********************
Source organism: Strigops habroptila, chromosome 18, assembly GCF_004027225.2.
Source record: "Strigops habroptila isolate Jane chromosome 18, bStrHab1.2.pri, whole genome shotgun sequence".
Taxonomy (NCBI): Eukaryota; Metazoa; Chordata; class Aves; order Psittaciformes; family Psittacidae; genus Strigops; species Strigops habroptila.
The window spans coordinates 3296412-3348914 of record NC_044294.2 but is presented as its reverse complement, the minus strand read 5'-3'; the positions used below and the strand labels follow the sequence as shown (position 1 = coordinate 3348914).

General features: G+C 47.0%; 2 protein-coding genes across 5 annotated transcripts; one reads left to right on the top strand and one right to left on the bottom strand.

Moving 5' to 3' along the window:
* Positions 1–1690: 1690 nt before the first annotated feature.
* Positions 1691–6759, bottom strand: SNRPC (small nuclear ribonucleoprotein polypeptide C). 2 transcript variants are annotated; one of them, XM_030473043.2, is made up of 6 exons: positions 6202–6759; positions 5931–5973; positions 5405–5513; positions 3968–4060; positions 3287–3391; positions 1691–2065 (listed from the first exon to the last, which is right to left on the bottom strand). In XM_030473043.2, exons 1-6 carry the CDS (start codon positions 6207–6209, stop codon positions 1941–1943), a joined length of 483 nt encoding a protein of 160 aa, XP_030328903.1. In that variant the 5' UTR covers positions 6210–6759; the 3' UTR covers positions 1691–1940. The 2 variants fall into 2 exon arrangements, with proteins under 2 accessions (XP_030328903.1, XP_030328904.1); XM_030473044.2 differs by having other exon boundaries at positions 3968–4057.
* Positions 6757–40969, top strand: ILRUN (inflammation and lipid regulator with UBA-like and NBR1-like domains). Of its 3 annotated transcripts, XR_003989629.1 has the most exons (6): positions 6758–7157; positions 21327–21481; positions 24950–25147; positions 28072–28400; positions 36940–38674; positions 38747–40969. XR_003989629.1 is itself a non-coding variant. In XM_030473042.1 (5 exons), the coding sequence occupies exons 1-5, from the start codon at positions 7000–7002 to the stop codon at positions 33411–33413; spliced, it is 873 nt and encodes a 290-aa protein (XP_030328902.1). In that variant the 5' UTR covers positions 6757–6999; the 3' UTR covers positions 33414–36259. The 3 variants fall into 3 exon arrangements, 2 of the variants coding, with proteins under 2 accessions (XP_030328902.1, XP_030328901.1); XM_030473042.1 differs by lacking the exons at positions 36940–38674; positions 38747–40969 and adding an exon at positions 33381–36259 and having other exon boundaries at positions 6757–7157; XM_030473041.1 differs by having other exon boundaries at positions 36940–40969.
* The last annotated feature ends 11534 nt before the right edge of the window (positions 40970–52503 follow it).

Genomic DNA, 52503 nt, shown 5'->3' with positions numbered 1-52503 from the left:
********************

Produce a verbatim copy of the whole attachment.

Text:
Source organism: Strigops habroptila, chromosome 18, assembly GCF_004027225.2.
Source record: "Strigops habroptila isolate Jane chromosome 18, bStrHab1.2.pri, whole genome shotgun sequence".
Taxonomy (NCBI): Eukaryota; Metazoa; Chordata; class Aves; order Psittaciformes; family Psittacidae; genus Strigops; species Strigops habroptila.
The window spans coordinates 3296412-3348914 of record NC_044294.2 but is presented as its reverse complement, the minus strand read 5'-3'; the positions used below and the strand labels follow the sequence as shown (position 1 = coordinate 3348914).

General features: G+C 47.0%; 2 protein-coding genes across 5 annotated transcripts; one reads left to right on the top strand and one right to left on the bottom strand.

Moving 5' to 3' along the window:
* Positions 1–1690: 1690 nt before the first annotated feature.
* Positions 1691–6759, bottom strand: SNRPC (small nuclear ribonucleoprotein polypeptide C). 2 transcript variants are annotated; one of them, XM_030473043.2, is made up of 6 exons: positions 6202–6759; positions 5931–5973; positions 5405–5513; positions 3968–4060; positions 3287–3391; positions 1691–2065 (listed from the first exon to the last, which is right to left on the bottom strand). In XM_030473043.2, exons 1-6 carry the CDS (start codon positions 6207–6209, stop codon positions 1941–1943), a joined length of 483 nt encoding a protein of 160 aa, XP_030328903.1. In that variant the 5' UTR covers positions 6210–6759; the 3' UTR covers positions 1691–1940. The 2 variants fall into 2 exon arrangements, with proteins under 2 accessions (XP_030328903.1, XP_030328904.1); XM_030473044.2 differs by having other exon boundaries at positions 3968–4057.
* Positions 6757–40969, top strand: ILRUN (inflammation and lipid regulator with UBA-like and NBR1-like domains). Of its 3 annotated transcripts, XR_003989629.1 has the most exons (6): positions 6758–7157; positions 21327–21481; positions 24950–25147; positions 28072–28400; positions 36940–38674; positions 38747–40969. XR_003989629.1 is itself a non-coding variant. In XM_030473042.1 (5 exons), the coding sequence occupies exons 1-5, from the start codon at positions 7000–7002 to the stop codon at positions 33411–33413; spliced, it is 873 nt and encodes a 290-aa protein (XP_030328902.1). In that variant the 5' UTR covers positions 6757–6999; the 3' UTR covers positions 33414–36259. The 3 variants fall into 3 exon arrangements, 2 of the variants coding, with proteins under 2 accessions (XP_030328902.1, XP_030328901.1); XM_030473042.1 differs by lacking the exons at positions 36940–38674; positions 38747–40969 and adding an exon at positions 33381–36259 and having other exon boundaries at positions 6757–7157; XM_030473041.1 differs by having other exon boundaries at positions 36940–40969.
* The last annotated feature ends 11534 nt before the right edge of the window (positions 40970–52503 follow it).

Genomic DNA, 52503 nt, shown 5'->3' with positions numbered 1-52503 from the left: